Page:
By pushing out Schmidt, Ford set off a chain reaction in the U.S. northwest, where regulators were examining Hydro One’s proposed $4.4-billion takeover of regional utility Avista. Written promises that Ontario’s government acted only as a passive investor in Hydro One were flagrantly contradicted by Ford’s meddling, prompting the regulator to step in.
Hence the kill fee Hydro One must pay, plus commissions to investment banks involved in the deal’s financing, adding up to more than $150 million. Not to mention massive legal bills.
Except that cutting Schmidt’s supersized salary won’t shave more than a fraction of a penny off monthly bills. Paying out more than $150 million in kill fees and lawyer’s bills will cost the company far more.

Ford's claim to fame -- like innumerable conservatives before him -- is that he's a businessman; and he promised to run his government like a business. But the business press knows that Ford is a con man:

Ford’s bumper sticker slogan mocking the “Six Million Dollar Man,” [Schmidt] and his new roadside signs proclaiming Ontario “Open for Business,” belie the reality that this Progressive Conservative government is bad for business, and bad for Hydro One’s balance sheet. Ford’s pro-business rhetoric hasn’t fooled the business press, which is panning his government’s intervention in corporate governance, its interference in the hiring and firing of top managers, and its readiness to tear up signed commercial contracts to score political points.
If a Liberal or NDP government had attempted half of the upheaval undertaken by PCs so far, the private sector would be raising cries of banditry and Bolshevism. Happily for the Tories they are buffered by their historical affinity with right wing rhetoric.
But the more maladroit their performance, the more glaring the distinction between conservatism and competence. Meddling with management is no way to run a corporation, just as mismanagement is no way to govern a province.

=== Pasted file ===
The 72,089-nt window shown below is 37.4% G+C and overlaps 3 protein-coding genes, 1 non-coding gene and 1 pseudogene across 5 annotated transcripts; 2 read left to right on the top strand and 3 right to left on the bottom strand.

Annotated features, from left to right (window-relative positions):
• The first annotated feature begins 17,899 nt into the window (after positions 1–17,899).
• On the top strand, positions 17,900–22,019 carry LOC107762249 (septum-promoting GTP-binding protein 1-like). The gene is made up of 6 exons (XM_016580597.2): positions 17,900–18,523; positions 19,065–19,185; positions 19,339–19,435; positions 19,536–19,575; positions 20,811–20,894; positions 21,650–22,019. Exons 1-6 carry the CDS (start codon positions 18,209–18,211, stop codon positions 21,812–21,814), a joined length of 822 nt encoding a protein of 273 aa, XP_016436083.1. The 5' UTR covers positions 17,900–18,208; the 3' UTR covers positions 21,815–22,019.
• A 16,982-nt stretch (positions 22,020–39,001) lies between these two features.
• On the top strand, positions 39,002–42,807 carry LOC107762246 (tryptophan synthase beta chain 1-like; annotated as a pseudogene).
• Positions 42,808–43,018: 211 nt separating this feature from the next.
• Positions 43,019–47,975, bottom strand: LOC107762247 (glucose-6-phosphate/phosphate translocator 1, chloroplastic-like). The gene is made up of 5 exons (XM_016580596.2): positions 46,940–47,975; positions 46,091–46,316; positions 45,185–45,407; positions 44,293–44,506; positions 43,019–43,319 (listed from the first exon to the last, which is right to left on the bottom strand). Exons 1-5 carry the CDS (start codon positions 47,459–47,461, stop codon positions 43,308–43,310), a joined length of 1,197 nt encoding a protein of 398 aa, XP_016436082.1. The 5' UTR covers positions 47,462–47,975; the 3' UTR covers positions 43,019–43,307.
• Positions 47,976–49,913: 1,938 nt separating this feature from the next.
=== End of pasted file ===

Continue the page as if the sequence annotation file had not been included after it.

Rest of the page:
Maladroit accurately describes Ford. And there will be more examples of his maladroitness to come.


Friday, December 07, 2018

Tolerating A Fraud

Paul  Krugman has coined a phrase which really encapsulates who -- or what -- Donald Trump is. Krugman writes that he's "a rebel without a clue." Nowhere is that more apparent than on the subject of trade:

Even as he declared himself Tariff Man, Trump revealed that he doesn’t understand how tariffs work. No, they aren’t taxes on foreigners, they’re taxes on our own consumers.
When trying to make deals, he seems to care only about whether he can claim a “win,” not about substance. He has been touting the “U.S. Mexico Canada Trade Agreement” as a repudiation of NAFTA, when it’s actually just a fairly minor modification. (Nancy Pelosi calls it “the trade agreement formerly known as Prince.”)
Most important, his inability to do international diplomacy, which we’ve seen on many fronts, carries over to trade talks. Remember, he claimed to have “solved” the North Korean nuclear crisis, but Kim Jong-un is still expanding his ballistic missile capacity. Well, last weekend he claimed to have reached a major trade understanding with China; but as J.P. Morgan soon reported in a note to its clients, his claims “seem if not completely fabricated then grossly exaggerated.”

The world trading system now hangs in the balance. Trump claims his experience as a businessman has enabled him to understand world trade and to make deals. But Trump is no businessman. The only thing he has ever sold is his name. And that name has been exposed as a fraud.

The question is, how long will the world tolerate this fraud?


Thursday, December 06, 2018

Ruled By Thugs

Yesterday, Bonnie Lysyk -- Ontario's Auditor General -- released a two volume report, detailing where she believes Ontarians aren't getting value for their money. She handed the Ford government an ammunition dump with which to attack Kathleen's Wynne's former government. Ford claims that the province faces a $15 billion deficit.

But, this morning, Robert Benzie reports in the Toronto Star that, back in September,  Cindy Vienot -- the province's controller -- refused to sign off on that figure and quit her job because she “did not agree with accounting decisions made by the current government.”

“I believe that the consolidated financial statements of the province of Ontario as issued … materially overstate the deficit of the province for the year,” she said in a submission to the legislative “transparency” committee examining the province’s books.
Veinot, a civil servant, has declined to speak publicly, but the Star obtained her 12-page summary that was sent to the standing committee on Tuesday.

At the centre of the controversy is the dispute -- between Lysyk and Veinot -- over provincial pension plans:

The controversy centres mostly around whether $11 billion of government money in the co-sponsored Ontario Public Service Employees’ Union Pension Plan and the Ontario Teachers’ Pension Plan can be counted as a government asset on the books.
Veinot, a leading expert on pension accounting who finished first among 63,000 candidates in the 1998 certified public accountants exam in the U.S., contends the holdings are an asset.